A new formulation for immune globulin intravenous (human), 10% liquid, a polyvalent human immunoglobulin G approved for the treatment of primary immunodeficiency and chronic immune thrombocytopenic purpura.
This formulation of immune globulin intravenous (human) (IGIV) contains a broad spectrum of antibody specificities, thereby allowing abnormally low immunoglobulin G (IgG) levels to be restored to the normal range in patients with primary immunodeficiency (PI). In the treatment of chronic immune thrombocytopenic purpura (ITP), IGIV's mechanism of action is unclear. IgG-induced Fc-receptor blockade of phagocytes may induce a treatment effect by inhibiting the elimination of autoantibody-reacted platelets from the blood circulation; alternatively, anti-idiotypic antibodies in IGIV may cause down-regulation of platelet autoantibody-producing B cells. This agent was approved on July 26, 2007, for the treatment of PI associated with defects in humoral immunity and for the treatment of chronic ITP to rapidly raise platelet counts to prevent bleeding.
Efficacy. To assess the efficacy of this agent for the treatment of PI, a prospective, open-label, single-arm, multicenter study was carried out in patients with PI. Patients (N=80) were treated for 12 months at a 3-week (n=16) or 4-week (n=64) dosing interval. Doses ranged from 200 to 888 mg/kg. The primary end point was annual rate of acute serious bacterial infections per patient per year. Secondary end points included days of work/school/daycare missed or spent unable to perform normal activities due to illness, days of hospitalization, and use of antibiotics. During the study period, the rate of acute serious bacterial infections was 0.08, which met the predefined success rate of <1 acute serious bacterial infection per patient per year; 80% of patients used antibiotics during the study period. Patients missed days of work/school/daycare or spent days unable to perform normal activities due to illness at an annual rate of 8.65 days per patient year, and patients were hospitalized at an annual rate of 2.52 days per patient year. The efficacy of this agent for the treatment of chronic ITP was assessed in a prospective, open-label, single-arm, multicenter study that enrolled 57 patients with chronic ITP and a platelet count ≤203109/L. Patients were treated with a 1-g/kg infusion BID on 2 consecutive days and were observed for 29 days. The primary end point was response rate (defined as the percentage of patients with platelet counts ≥503109 /L within 7 d after the first infusion). Secondary end points included increase in platelet counts and time to reach a platelet count ≥503109/L, the duration of the response, and the regression of hemorrhage in patients who were bleeding at baseline. A total of 46 patients (80.7%) responded to treatment within 7 days after the first infusion; median time to reach this response was 2.5 days. The median duration of platelet response in patients who achieved a response at any time after the first infusion was 15.4 days. A decrease in hemorrhage severity was observed in the skin (31/36 patients), the oral cavity (11/11 patients), and the genitourinary tract (7/9 patients).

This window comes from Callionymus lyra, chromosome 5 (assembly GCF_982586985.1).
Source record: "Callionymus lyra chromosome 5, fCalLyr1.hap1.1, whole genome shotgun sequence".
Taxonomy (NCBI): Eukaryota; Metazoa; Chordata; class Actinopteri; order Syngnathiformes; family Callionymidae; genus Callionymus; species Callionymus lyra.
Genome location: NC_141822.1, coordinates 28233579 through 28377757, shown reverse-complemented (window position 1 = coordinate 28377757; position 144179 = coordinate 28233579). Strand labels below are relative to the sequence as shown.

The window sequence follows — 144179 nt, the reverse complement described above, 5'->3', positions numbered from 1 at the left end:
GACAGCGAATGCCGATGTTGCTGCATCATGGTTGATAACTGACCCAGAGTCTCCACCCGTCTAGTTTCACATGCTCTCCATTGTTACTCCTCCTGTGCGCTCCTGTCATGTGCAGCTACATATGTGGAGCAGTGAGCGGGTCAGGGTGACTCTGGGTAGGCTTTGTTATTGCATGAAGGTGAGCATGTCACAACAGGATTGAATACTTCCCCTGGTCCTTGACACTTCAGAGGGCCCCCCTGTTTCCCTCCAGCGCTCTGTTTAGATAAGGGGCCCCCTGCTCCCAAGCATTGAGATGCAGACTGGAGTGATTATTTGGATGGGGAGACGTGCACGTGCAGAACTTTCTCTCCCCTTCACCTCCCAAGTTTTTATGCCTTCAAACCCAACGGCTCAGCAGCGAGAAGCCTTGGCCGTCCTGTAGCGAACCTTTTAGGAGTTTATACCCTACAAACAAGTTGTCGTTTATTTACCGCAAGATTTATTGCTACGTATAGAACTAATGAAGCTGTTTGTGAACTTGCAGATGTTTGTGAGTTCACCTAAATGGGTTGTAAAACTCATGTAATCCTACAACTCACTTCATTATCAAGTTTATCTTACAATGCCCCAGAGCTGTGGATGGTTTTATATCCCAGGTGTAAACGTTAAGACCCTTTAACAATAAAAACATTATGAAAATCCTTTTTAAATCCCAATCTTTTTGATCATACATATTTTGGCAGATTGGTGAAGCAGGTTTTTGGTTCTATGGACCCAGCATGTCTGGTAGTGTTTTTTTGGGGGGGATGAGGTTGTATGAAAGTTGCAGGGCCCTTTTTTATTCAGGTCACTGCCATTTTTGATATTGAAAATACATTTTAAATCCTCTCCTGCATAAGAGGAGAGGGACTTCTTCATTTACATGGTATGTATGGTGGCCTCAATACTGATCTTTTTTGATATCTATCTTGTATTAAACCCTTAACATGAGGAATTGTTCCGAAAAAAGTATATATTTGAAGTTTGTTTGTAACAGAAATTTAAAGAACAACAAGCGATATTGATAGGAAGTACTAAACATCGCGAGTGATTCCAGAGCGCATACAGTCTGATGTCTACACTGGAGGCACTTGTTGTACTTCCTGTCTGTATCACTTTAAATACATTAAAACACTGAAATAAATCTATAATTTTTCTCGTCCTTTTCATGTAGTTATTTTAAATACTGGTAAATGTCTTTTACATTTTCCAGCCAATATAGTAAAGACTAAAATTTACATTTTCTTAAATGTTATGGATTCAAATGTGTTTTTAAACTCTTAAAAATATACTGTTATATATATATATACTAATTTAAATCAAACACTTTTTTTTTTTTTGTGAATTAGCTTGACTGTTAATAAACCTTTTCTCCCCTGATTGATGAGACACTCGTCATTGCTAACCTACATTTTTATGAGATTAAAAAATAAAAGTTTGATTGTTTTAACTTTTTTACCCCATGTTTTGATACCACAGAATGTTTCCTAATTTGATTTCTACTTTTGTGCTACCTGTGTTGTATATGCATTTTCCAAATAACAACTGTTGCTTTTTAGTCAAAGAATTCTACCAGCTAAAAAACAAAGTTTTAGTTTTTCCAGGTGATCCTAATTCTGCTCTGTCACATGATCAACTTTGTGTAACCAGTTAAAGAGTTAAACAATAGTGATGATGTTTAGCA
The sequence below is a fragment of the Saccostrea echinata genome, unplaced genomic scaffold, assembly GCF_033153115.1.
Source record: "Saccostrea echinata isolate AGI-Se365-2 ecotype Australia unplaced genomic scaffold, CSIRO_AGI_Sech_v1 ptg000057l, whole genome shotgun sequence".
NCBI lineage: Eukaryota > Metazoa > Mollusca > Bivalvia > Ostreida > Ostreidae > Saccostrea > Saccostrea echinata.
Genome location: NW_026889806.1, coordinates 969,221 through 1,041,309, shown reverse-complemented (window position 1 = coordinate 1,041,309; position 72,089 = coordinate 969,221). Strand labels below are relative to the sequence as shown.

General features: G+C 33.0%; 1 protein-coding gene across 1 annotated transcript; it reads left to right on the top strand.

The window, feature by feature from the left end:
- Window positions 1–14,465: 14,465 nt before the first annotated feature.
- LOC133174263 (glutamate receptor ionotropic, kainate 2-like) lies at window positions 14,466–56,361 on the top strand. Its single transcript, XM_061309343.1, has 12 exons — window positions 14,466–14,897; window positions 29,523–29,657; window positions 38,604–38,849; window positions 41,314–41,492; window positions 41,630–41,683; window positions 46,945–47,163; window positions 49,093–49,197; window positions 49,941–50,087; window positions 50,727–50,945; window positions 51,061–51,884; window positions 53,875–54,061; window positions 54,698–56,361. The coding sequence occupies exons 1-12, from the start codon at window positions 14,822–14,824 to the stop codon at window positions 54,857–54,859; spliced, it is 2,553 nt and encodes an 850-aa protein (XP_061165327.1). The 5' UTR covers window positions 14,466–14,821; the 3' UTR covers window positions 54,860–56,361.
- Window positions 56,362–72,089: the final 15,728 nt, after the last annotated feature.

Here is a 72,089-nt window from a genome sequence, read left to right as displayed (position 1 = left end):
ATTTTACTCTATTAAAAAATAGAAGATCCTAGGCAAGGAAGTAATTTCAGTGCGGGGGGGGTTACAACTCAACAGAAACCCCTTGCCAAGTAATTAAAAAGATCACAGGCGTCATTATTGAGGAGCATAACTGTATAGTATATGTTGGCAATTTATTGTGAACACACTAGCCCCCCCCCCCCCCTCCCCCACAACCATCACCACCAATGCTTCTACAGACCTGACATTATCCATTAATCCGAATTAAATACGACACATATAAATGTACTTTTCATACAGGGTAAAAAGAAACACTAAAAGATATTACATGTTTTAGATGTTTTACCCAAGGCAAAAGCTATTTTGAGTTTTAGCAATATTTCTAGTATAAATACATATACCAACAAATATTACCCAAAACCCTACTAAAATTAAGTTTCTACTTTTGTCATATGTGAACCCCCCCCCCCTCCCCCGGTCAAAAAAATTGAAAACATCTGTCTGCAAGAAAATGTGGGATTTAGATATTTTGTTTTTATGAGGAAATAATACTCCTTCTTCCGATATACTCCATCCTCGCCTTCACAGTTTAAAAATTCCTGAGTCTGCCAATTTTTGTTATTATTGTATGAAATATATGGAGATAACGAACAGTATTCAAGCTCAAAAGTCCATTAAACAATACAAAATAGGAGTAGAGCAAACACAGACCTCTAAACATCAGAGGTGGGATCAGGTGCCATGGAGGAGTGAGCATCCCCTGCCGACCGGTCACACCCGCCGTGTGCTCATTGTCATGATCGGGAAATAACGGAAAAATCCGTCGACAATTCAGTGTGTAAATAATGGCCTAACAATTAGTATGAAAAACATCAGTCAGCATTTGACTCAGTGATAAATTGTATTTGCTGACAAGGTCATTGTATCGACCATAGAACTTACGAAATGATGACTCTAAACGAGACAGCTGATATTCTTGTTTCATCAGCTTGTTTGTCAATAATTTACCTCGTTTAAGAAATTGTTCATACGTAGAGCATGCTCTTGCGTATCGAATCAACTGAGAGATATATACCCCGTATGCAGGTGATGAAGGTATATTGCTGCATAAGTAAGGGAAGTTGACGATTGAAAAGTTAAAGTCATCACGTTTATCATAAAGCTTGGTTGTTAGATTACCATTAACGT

Safety. IGIV products have been associated with renal dysfunction, acute renal failure, osmotic nephrosis, and death. In patients predisposed to acute renal failure, IGIV should be administered at the lowest practicable infusion rate; renal function and urine output should be monitored in patients at increased risk of developing acute renal failure. Infrequently, aseptic meningitis syndrome has been reported in association with IGIV products. Rarely, IGIV treatment has resulted in hemolysis. Noncardiogenic pulmonary edema and thrombotic events have been reported in patients treated with IGIV. The most common adverse events observed in patients receiving this agent for the treatment of PI include headache, pain, nausea, fatigue, and chills. The most common adverse events observed in patients receiving this agent for the treatment of chronic ITP include headache, pyrexia/hyperthermia, and anemia.